Congressional changes: Leaders change, but issues are the same

Congressional changes: Leaders change, but issues are the same

Michele Ellson
California Congressional map, from the California Citizens Redistricting Commission

Redistricting efforts mean that Alameda will have a new Congressional representative come November for the first time in two decades. So how different will the representation of our likely new rep, Barbara Lee, be from our current one, Pete Stark?

“I don’t think it will change that much,” said Elizabeth Bergman, an assistant political science professor at California State University, East Bay.

While their signature issues are different – Lee became famous for casting the sole vote against granting then-President George Bush the authority to go to war against suspected terrorists in the wake of the 9/11 attacks and Stark, for his decades of work toward universal health care – both legislators were identified by one website,, as being far-left Democratic leaders. Another site,, showed that over the past five years the pair cast the same votes 95 percent of the time.

“They’re very similar, as most members of the California Democratic delegation are going to be,” Bergman said.

Both reps have called for lower defense spending and have worked to improve health care and increase spending on social services, and each is a frequent co-sponsor of the other’s legislation, the representatives’ websites and The Library of Congress’ Thomas website show. But neither has had much success passing legislation under the Republican-led House of Representatives.

Lee, a onetime social worker who entered Congress in 1998, has so far sponsored 47 bills during the 2011-2012 Congressional session, including bills to pull the American military out of Afghanistan and Iraq; extend unemployment benefits; establish diplomatic relations with Iran; allow people convicted of drug crimes to be eligible for food stamps; and draw grant money to hire and train police to serve in high-crime communities, to create day programs for disabled adults, and to pay for school-based mental health services.

Just one of her bills – a bill requiring the President to report to Congress on aid and reconstruction efforts following a 2010 earthquake in Haiti – passed the House this session.

Stark, a former banker who joined Congress in 1973 (our district is his third, according to Govtrack), has penned 14 bills this session, including bills that would cap military spending, offer tax breaks on medical marijuana sales, eliminate a one-year time limit for immigrants to apply for political asylum, impose a tax on carbon emissions and exempt single parents from welfare time limits until their children are three years old. None of Stark’s bills has passed out of committee this session.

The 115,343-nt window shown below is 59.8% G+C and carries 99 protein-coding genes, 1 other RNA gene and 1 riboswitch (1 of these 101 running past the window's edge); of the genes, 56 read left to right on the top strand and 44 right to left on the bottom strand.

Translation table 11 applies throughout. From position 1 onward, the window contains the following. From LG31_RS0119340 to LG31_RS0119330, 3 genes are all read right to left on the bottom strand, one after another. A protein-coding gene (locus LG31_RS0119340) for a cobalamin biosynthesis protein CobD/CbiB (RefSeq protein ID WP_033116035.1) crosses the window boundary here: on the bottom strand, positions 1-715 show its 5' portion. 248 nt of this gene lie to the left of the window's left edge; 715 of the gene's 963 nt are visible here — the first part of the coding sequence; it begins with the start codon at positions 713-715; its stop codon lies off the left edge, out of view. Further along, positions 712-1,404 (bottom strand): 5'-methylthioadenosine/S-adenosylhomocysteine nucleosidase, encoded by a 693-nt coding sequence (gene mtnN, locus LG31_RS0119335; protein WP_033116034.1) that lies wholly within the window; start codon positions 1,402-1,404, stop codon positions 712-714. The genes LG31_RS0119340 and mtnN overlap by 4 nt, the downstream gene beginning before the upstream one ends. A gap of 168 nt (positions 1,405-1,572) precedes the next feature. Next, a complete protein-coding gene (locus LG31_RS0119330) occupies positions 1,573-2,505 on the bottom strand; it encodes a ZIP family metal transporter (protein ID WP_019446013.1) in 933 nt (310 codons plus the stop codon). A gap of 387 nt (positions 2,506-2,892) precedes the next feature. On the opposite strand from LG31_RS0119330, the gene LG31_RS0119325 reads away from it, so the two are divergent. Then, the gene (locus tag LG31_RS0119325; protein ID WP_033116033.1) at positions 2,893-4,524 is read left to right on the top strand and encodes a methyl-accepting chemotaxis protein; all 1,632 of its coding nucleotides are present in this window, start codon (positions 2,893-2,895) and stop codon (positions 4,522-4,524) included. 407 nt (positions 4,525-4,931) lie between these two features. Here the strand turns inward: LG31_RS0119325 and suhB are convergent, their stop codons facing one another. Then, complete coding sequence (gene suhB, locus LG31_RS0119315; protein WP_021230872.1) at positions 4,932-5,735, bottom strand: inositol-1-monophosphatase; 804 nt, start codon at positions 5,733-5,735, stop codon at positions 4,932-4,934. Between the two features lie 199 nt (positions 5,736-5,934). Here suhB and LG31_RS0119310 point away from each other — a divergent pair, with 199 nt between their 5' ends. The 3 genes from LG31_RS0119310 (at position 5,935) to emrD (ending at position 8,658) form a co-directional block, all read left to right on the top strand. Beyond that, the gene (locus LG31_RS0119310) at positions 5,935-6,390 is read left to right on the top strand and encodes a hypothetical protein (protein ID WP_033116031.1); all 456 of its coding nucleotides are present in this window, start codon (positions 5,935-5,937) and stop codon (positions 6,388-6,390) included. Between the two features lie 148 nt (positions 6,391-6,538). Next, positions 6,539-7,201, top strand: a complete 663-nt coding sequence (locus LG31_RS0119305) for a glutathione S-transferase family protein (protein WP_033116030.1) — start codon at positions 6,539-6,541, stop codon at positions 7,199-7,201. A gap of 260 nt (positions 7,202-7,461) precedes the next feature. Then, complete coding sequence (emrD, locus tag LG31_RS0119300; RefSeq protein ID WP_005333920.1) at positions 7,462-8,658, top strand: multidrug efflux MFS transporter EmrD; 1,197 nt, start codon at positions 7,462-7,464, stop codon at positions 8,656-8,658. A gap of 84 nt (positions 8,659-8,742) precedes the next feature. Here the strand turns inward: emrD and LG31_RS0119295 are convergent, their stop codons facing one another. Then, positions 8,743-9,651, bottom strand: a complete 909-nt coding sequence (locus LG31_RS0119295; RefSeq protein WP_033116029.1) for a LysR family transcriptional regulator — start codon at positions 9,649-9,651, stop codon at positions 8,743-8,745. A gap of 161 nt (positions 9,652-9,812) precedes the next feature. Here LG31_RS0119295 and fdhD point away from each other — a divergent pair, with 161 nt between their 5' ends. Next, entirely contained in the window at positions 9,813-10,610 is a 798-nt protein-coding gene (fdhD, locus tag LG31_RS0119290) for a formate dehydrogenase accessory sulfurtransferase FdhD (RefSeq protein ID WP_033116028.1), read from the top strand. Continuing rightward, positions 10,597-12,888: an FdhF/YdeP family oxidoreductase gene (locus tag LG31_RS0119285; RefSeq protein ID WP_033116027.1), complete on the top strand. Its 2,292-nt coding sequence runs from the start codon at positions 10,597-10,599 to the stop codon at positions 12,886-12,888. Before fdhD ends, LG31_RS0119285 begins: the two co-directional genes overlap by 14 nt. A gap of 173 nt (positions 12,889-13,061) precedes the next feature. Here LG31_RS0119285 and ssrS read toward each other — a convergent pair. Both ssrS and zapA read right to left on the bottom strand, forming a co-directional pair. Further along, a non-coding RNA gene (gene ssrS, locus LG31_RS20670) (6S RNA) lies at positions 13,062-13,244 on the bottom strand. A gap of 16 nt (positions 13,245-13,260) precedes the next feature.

The leadership change comes in the wake of a redistricting effort that saw Lee lose the San Ramon Hills portion of her old 9th District and gain Alameda and San Leandro. If she wins in November, Lee will retain portions of Oakland as well as Albany, Berkeley, Emeryville and Piedmont, all of which are now the 13th Congressional District.

Stark, who has represented Alameda since 1993, would gain Lee’s old Castro Valley turf plus San Ramon, Pleasanton, Dublin and Livermore if elected to serve the 15th District in November. He will retain Hayward, Union City and Fremont if elected.

Lee’s district will retain its urban and political makeup, while Stark – who faced stiffer competition than Lee for his new seat – is competing for his new seat in a much redder district than he represents now, interactive maps on the Sacramento Bee’s website show.

Lee bested second-place finisher Marilyn Singleton in Tuesday’s primary, earning 82.3 percent of the vote to Singleton’s 12.4 percent. They’ll face off in November’s general election. Stark edged out a victory over fellow Democrat Eric Swallwell, garnering 41.8 percent of the vote to Swalwell’s 36.2 percent. They, too, will face off in November.

Even in new districts, Bergman said she thinks the candidates will stick to the issues they have long championed. On their respective campaign websites, each touts their support for gay rights and an end to the Afghan war, health care and the environment. Lee’s campaign issues include equity in the criminal justice system and environmental justice, and efforts to fight poverty and AIDS. Stark’s campaign site notes his support for unions’ right to bargain and for money to prevent teacher layoffs, his support of the stimulus bill and opposition to the Patriot Act.

“I think they’re going to continue to work on the key issues they’ve been focusing on for a long time,” Bergman said.


Submitted by Irene on Fri, Jun 8, 2012

I welcome Barbara Lee back to our district. It's easy to take marching orders from your party leadership and vote accordingly, but Barbara has demonstrated she is ready to make the hard calls and part ways when necessary.

Pete Stark may not be returning to Congress. He has a formidable challenger, Eric Swalwell. Here is the Chronicle's editorial endorsing him: I heard the guy speak and was impressed!

It would be good for our area if Eric Swalwell works beside Barbara Lee.